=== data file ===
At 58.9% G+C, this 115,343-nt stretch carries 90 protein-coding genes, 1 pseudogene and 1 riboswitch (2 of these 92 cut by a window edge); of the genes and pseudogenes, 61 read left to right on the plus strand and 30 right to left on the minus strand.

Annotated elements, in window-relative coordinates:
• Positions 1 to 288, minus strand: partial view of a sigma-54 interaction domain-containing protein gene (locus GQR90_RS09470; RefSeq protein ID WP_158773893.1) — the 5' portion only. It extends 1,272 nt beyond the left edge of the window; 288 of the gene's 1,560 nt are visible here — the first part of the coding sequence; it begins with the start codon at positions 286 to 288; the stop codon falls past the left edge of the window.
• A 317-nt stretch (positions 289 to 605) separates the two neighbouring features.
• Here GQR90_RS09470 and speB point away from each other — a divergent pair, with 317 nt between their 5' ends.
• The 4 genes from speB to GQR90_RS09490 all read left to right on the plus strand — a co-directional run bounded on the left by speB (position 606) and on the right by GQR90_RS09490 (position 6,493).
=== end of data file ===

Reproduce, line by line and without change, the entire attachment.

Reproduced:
At 58.9% G+C, this 115,343-nt stretch carries 90 protein-coding genes, 1 pseudogene and 1 riboswitch (2 of these 92 cut by a window edge); of the genes and pseudogenes, 61 read left to right on the plus strand and 30 right to left on the minus strand.

Annotated elements, in window-relative coordinates:
• Positions 1 to 288, minus strand: partial view of a sigma-54 interaction domain-containing protein gene (locus GQR90_RS09470; RefSeq protein ID WP_158773893.1) — the 5' portion only. It extends 1,272 nt beyond the left edge of the window; 288 of the gene's 1,560 nt are visible here — the first part of the coding sequence; it begins with the start codon at positions 286 to 288; the stop codon falls past the left edge of the window.
• A 317-nt stretch (positions 289 to 605) separates the two neighbouring features.
• Here GQR90_RS09470 and speB point away from each other — a divergent pair, with 317 nt between their 5' ends.
• The 4 genes from speB to GQR90_RS09490 all read left to right on the plus strand — a co-directional run bounded on the left by speB (position 606) and on the right by GQR90_RS09490 (position 6,493).